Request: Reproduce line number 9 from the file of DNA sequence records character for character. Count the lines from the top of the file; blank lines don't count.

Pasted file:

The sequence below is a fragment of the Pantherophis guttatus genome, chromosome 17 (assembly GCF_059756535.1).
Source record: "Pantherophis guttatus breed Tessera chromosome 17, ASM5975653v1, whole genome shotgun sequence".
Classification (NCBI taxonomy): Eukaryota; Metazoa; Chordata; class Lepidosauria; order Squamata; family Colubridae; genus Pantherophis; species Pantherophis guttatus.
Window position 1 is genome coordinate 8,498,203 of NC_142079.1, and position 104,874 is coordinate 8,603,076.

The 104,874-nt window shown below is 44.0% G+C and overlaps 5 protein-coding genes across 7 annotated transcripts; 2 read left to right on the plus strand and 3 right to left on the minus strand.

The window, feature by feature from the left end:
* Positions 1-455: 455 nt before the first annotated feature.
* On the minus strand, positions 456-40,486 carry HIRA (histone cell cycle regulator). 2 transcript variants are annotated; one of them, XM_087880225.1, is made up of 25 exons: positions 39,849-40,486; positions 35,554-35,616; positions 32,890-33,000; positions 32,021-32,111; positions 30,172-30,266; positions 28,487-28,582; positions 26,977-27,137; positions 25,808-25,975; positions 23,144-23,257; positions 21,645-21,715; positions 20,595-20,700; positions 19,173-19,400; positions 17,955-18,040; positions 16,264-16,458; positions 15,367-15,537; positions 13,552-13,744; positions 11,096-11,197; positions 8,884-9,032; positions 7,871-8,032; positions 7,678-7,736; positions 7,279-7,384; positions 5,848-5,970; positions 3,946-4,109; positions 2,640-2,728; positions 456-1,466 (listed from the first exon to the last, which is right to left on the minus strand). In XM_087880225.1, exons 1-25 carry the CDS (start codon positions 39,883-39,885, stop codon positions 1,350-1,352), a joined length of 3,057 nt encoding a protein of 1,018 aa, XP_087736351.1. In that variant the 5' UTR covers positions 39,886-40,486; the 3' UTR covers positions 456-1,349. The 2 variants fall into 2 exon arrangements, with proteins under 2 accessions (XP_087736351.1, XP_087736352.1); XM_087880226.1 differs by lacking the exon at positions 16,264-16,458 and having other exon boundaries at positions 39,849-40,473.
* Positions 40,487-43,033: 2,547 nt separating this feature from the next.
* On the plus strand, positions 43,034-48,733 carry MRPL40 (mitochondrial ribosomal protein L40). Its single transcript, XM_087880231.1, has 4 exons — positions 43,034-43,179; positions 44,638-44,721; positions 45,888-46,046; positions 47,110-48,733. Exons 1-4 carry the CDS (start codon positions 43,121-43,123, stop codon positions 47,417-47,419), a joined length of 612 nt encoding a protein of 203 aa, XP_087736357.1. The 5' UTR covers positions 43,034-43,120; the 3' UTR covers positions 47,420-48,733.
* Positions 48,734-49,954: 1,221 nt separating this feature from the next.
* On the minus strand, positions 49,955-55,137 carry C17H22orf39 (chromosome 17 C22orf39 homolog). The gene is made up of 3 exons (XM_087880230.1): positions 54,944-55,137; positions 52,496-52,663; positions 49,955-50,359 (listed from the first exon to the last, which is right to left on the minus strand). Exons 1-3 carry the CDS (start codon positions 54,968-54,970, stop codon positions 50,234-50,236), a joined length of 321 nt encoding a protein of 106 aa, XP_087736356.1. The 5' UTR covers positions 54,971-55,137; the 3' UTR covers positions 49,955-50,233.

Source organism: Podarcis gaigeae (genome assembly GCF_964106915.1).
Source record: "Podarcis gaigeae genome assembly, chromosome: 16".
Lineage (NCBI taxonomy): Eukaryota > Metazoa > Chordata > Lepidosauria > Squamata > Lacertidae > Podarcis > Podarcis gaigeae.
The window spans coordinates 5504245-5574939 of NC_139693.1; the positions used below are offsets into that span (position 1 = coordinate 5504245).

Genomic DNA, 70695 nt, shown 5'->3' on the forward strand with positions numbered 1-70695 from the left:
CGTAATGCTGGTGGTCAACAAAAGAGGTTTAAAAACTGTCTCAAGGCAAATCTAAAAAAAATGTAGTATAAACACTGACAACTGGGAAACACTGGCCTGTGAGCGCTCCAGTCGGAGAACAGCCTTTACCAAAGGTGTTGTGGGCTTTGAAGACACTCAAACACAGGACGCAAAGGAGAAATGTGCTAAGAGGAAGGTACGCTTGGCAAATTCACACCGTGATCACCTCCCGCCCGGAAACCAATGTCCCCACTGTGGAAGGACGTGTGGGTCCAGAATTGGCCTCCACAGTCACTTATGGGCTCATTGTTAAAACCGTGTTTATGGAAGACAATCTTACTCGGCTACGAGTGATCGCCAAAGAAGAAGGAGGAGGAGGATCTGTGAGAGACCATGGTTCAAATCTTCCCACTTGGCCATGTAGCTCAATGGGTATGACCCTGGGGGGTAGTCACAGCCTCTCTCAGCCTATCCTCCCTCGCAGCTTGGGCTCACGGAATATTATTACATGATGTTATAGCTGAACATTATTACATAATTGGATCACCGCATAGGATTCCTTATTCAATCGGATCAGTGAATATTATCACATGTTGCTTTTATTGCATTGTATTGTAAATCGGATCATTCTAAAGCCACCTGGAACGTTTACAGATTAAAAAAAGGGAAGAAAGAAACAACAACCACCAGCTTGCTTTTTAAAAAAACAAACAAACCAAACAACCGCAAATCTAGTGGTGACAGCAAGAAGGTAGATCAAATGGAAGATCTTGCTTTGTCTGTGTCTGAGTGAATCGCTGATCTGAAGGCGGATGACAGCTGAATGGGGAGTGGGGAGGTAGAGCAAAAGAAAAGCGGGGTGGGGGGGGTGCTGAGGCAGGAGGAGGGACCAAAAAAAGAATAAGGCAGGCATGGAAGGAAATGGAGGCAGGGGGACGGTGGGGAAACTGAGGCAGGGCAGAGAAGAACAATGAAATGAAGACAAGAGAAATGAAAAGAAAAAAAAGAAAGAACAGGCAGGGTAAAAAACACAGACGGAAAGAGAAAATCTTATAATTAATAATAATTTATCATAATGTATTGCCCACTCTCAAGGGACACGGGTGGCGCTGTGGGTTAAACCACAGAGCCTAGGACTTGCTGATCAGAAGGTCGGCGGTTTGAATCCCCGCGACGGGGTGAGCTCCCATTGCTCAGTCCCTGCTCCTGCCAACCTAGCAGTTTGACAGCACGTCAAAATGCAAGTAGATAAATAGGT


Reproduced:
* Positions 40,487-43,033: 2,547 nt separating this feature from the next.